The World is Helping
Reports from the
Countries of the World
who see beyond
just want to help
touch me deeply
Date: 9/5/2005 12:16:56 PM ( 16 y ) ... viewed 1066 times
I SEE NOW IS that
an INTENSE ENERGY HAS BEEN RELEASED
BY KATRINA, and THE SOLUTION TO MORE KATRINA'S
IS CELEBRATING OUR ONENESS AS A WORLD.
ALL THESE OFFERS OF HELP TOUCH ME.
WE NEED TO ALL START BEING FRIENDS
AND PUT OUR FOCUS ON THE VERY HUMAN TECHNOLOGY
OF COMMUNICATION AND HUMAN UNDERSTANDING
TO CREATE THIS KIND OF RAPPORT.
IT IS NOT US AGAINST THE EARTH...
Sept 5, (Reuters) - Hurricane Katrina has devastated New Orleans and U.S. Gulf Coast states, killing hundreds of people and possibly thousands, and drawing support pledges from rich and poor, traditional friends and foes of the United States.
The United States, a major world donor itself, last week let it be known it would accept help from a variety of nations.
U.S. Secretary of State Condoleezza Rice decided "no offer that can help alleviate the suffering of the people in the afflicted area will be refused."
Some 60 nations have offered help, from longtime American friends such as Japan, Germany, Canada, France and Britain as well as Cuban President Fidel Castro, who is willing to donate doctors and medicine. The Venezuelan government, frequently criticised by the Bush administration, has also offered help.
Thailand, Sri Lanka and Bangladesh, countries that suffered their own devastation during the tsunami on Dec. 26, also offered support.
International organisations and religious institutions also offered help ranging from medical teams to tents to cash donations. They include NATO, the Organization of American States, the U.N. High Commissioner for Refugees, the World Health Organisation, the International Federation of Red Cross and Red Crescent Societies and Cor Unum, the Vatican's central charity organisation. The United Nations has offered to help coordinate international relief.
Following is a list of some of the aid offered.
AUSTRALIA: "We're going to provide A$10 million and the bulk of that money, if not all of it, will go to the American Red Cross," said Australian Foreign Minister Alexander Downer.
CHINA: China offered $5 million in aid for victims. If needed, the government is also prepared to send rescue workers, including medical experts, officials said. State-controlled CNOOC, the country's top offshore oil and gas producer which was forced to drop a bid for Unocal after opposition from U.S. Congress, said it would match donations from its employees.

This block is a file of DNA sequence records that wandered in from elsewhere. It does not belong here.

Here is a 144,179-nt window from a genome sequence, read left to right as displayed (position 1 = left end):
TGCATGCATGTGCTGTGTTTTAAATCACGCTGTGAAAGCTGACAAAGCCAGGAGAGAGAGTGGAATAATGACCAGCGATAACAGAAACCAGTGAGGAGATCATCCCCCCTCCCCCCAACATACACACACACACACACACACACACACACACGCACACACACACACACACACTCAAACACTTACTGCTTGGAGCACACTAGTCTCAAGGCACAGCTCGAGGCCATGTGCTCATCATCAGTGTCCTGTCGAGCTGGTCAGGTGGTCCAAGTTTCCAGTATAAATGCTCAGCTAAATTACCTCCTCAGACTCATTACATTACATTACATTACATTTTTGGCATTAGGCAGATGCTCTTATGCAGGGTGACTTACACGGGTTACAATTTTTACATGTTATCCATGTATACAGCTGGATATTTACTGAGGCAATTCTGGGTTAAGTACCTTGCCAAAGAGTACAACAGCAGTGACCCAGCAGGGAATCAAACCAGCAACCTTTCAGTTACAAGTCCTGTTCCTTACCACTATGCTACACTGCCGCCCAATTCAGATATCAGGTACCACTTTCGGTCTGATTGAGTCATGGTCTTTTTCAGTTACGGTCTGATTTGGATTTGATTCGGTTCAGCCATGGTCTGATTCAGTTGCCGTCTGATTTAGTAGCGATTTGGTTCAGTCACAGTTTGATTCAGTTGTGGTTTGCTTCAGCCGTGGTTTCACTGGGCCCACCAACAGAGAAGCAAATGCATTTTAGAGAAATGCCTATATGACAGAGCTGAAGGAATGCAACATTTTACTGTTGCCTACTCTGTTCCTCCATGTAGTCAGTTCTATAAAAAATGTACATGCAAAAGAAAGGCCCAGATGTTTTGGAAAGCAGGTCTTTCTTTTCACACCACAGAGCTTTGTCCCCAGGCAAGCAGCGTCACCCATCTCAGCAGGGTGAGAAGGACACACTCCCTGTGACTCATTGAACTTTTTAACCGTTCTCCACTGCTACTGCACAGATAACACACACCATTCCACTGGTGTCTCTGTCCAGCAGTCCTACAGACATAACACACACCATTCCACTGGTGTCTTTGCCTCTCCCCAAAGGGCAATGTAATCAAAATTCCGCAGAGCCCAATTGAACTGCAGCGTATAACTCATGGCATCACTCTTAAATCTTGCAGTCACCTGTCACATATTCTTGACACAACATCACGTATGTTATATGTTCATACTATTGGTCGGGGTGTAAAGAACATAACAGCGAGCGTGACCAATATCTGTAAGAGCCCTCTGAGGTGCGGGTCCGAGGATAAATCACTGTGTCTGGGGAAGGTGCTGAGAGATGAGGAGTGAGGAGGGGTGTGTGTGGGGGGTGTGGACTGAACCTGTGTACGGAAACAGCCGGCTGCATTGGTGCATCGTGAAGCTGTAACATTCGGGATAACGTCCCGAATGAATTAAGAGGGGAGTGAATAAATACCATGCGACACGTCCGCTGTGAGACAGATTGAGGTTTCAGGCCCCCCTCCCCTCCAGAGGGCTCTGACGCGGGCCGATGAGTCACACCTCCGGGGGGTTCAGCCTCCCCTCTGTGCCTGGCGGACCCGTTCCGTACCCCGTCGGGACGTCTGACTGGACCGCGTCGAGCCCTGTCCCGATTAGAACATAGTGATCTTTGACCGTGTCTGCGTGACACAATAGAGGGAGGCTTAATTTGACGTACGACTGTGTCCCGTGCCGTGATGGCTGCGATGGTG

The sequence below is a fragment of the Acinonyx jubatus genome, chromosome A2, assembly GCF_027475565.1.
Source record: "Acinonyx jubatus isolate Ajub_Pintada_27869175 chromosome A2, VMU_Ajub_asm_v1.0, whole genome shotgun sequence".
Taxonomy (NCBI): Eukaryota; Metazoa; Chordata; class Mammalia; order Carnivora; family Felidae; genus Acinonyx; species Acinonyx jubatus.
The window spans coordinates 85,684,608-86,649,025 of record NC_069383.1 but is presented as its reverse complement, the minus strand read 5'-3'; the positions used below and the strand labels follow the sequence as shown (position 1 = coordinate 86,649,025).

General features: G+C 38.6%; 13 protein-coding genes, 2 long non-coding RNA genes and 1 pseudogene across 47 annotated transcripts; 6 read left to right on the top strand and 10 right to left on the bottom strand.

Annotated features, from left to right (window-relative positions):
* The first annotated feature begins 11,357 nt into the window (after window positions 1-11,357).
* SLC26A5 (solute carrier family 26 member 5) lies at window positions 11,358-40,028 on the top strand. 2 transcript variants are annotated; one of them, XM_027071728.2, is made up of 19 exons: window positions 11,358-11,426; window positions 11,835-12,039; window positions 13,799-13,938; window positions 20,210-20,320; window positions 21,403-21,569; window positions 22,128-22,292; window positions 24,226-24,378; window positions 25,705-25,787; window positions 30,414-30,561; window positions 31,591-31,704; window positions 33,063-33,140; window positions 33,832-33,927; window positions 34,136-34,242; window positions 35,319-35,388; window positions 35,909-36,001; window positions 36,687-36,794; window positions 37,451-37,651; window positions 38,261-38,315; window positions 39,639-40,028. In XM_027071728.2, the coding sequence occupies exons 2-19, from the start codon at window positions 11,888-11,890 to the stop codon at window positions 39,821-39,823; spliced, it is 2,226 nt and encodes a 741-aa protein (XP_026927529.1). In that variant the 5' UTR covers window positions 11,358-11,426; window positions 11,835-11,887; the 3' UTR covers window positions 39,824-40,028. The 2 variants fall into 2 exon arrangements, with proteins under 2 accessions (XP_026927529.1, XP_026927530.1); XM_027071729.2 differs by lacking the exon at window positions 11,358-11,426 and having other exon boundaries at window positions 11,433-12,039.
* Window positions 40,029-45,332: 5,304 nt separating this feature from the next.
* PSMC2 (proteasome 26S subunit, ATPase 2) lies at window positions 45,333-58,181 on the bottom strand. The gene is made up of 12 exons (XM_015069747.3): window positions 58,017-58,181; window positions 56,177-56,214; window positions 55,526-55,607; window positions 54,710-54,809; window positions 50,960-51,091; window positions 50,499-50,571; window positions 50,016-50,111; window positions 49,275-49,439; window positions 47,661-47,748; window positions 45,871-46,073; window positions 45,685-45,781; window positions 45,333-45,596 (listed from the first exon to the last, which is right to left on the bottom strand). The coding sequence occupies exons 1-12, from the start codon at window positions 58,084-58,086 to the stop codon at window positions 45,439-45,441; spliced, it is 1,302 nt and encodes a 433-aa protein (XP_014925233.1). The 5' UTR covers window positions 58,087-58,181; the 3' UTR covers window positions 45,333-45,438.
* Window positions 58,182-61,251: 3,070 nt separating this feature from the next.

JAPAN: Will provide $200,000 to the American Red Cross to assist victims, the Japanese Foreign Ministry said. Japan will also identify needs in affected regions via the U.S. government and will provide up to $300,000 in emergency supplies if it receives requests for such assistance, the ministry said.
SINGAPORE: The Singapore Armed Forces, responding to requests by the United States Texas Army National Guard, has sent three Chinook helicopters to Fort Polk, Louisiana, to help in relief efforts. The government said the Chinooks will help to ferry supplies and undertake airlift missions.
THAILAND: Thailand has offered to send 100 doctors and nurses to hurricane-ravaged New Orleans. "We have made the offer to them and they have accepted and said thank you," Prime Minister Thaksin Shinawatra said.
SOUTH KOREA: Will send $30 million in aid, which includes private donations. Will dispatch a 50-person rescue team and if the U.S. needs foreign troops, parliament will discuss whether to send South Korean soldiers.
BANGLADESH: Offered $1.0 million donation as humanitarian aid, the foreign ministry said.
SRI LANKA: Will donate $25,000 to the American Red Cross.
CANADA: Defence Minister Bill Graham has indicated that three warships and a coast guard vessel are being loaded with relief supplies and 1,000 personnel. They will be ready to travel to Louisiana as required in the coming days.
CUBA: Cuban President Fidel Castro offered to fly 1,100 doctors to Houston with 26 tonnes of medicine to treat victims.
MEXICO: Is sending 15 truckloads of water, food and medical supplies via Texas and the Mexican navy has offered to send two ships, two helicopters and 15 amphibious vehicles.
VENEZUELA: President Hugo Chavez, a vocal critic of the United States, offered to send cheap fuel, humanitarian aid and relief workers to the disaster area.
BRUSSELS: The European Union and NATO said they had received official requests from the United States to provide emergency assistance for the victims of Hurricane Katrina. The United States has asked for first aid kits, blankets, water trucks, and 500,000 prepared meals, the EU executive Commission said.